Hola...I think the trick is to choose something short, sweet and catchy. For example, "¡Comamos!" means "Let's eat!" It is very direct and to the point and simple for people to remember who may like the food but not know the language.
I have some other ideas but this was the first one that popped into my mind, and you know what they say about first impressions.
Is it presumptuous of me to think that all the "good" names have already been taken? (Ha!) One needs only to look around at the local Spanish restaurants in one's town to find some names (albeit some cheesy ones). First let me say that I really like the examples given by stolperia just because they truly encompass the Spanish language in a way that your teacher will appreciate. I wonder if you are supposed to put a particular flare on your restaurant? Is it supposed to be traditionally Spanish (as in from Spain)? Or is it supposed to have a more Cuban or more Mexican flare? If so you could call it something like "Espana en Los Estados Unidos," or insert the Spanish name for the desired country. You could also include the name of specific foods indicative of the region if you wanted. It might give it a bit more kick than our usual "Taco Casa" or worse, "Taco Bell." Ugh.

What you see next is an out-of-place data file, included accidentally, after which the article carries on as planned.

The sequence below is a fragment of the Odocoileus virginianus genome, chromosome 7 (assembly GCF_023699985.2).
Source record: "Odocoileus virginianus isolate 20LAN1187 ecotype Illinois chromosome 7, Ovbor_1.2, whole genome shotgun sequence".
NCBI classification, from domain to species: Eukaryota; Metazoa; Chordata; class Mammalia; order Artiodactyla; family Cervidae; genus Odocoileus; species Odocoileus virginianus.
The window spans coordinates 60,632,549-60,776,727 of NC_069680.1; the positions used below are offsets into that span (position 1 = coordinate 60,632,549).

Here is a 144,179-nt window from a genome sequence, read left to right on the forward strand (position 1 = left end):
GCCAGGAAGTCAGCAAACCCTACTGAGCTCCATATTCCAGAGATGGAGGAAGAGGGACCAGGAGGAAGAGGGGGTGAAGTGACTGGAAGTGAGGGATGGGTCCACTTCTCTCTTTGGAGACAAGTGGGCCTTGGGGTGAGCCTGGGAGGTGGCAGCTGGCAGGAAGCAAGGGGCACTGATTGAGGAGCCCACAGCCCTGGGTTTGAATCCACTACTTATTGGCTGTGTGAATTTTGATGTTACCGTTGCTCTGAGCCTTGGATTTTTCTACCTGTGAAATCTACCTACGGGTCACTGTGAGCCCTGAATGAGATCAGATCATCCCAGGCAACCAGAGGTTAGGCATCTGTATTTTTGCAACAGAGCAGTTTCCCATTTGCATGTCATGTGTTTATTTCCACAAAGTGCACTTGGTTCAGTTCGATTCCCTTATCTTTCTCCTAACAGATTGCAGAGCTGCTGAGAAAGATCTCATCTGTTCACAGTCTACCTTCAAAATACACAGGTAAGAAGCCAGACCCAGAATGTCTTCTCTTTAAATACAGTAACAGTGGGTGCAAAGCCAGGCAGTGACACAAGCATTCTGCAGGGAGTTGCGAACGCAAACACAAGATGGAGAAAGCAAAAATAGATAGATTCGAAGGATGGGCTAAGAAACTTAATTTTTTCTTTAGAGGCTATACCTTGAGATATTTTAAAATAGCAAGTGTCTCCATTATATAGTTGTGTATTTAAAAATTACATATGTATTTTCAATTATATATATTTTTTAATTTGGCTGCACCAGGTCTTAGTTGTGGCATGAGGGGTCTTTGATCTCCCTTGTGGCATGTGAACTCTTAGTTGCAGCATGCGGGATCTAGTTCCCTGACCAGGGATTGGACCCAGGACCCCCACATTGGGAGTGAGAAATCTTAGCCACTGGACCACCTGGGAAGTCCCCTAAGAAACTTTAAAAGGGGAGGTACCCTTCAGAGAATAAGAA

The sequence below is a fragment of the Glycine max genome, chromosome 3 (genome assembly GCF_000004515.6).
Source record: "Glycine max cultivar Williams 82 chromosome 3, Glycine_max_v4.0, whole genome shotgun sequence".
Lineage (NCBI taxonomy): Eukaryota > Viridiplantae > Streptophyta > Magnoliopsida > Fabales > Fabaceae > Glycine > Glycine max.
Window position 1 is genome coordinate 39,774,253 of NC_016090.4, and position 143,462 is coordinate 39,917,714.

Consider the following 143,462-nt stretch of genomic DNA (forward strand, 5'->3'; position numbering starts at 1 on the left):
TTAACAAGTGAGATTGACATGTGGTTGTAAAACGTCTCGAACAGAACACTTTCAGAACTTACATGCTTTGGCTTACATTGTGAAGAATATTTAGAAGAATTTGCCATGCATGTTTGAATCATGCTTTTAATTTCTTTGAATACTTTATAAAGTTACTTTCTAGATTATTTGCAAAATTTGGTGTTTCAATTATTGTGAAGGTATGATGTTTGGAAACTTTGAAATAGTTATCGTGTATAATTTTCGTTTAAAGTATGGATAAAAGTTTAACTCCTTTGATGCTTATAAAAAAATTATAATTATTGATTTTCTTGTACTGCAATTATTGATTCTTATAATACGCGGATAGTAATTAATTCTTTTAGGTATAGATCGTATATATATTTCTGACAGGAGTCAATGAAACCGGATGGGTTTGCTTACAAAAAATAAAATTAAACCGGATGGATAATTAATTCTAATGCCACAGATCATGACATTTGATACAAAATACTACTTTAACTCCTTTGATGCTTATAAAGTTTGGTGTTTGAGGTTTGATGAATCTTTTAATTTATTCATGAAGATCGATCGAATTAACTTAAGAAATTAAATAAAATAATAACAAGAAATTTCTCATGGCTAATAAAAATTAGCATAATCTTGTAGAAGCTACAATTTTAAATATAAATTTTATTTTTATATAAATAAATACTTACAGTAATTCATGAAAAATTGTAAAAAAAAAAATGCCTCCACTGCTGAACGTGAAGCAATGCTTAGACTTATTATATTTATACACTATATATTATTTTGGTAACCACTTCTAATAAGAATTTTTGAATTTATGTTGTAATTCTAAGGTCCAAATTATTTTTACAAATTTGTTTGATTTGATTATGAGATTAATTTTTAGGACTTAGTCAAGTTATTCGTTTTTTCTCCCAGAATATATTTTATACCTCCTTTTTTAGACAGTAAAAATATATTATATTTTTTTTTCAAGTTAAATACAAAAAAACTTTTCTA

It might be helpful to narrow the range for your restaurant. You need for the name to be in Spanish, so the obvious choices would include names of Spanish foods that you have in your vocabulary. Beyond that, do you want to focus on a certain type of Spanish food? If so, that focus can give more direction to your search for a name for your restaurant.
Examples: If you want to feature seafood, you would want to include the word "mariscos" in your name. Add a descriptive word or phrase and you might have your restaurant name. "Magnifico Marisco" means "Magnificent Seafood" and has alliteration and a nice rhyme, which would help your potential customers remember the name! "Tacos de ir" means "Tacos To Go" if you decide your restaurant is going to specialize in tacos. "¡A Comer" means "Let's Eat" in Spanish. The upside-down exclamation point at the beginning of the name would be a visual cue to make the name more memorable.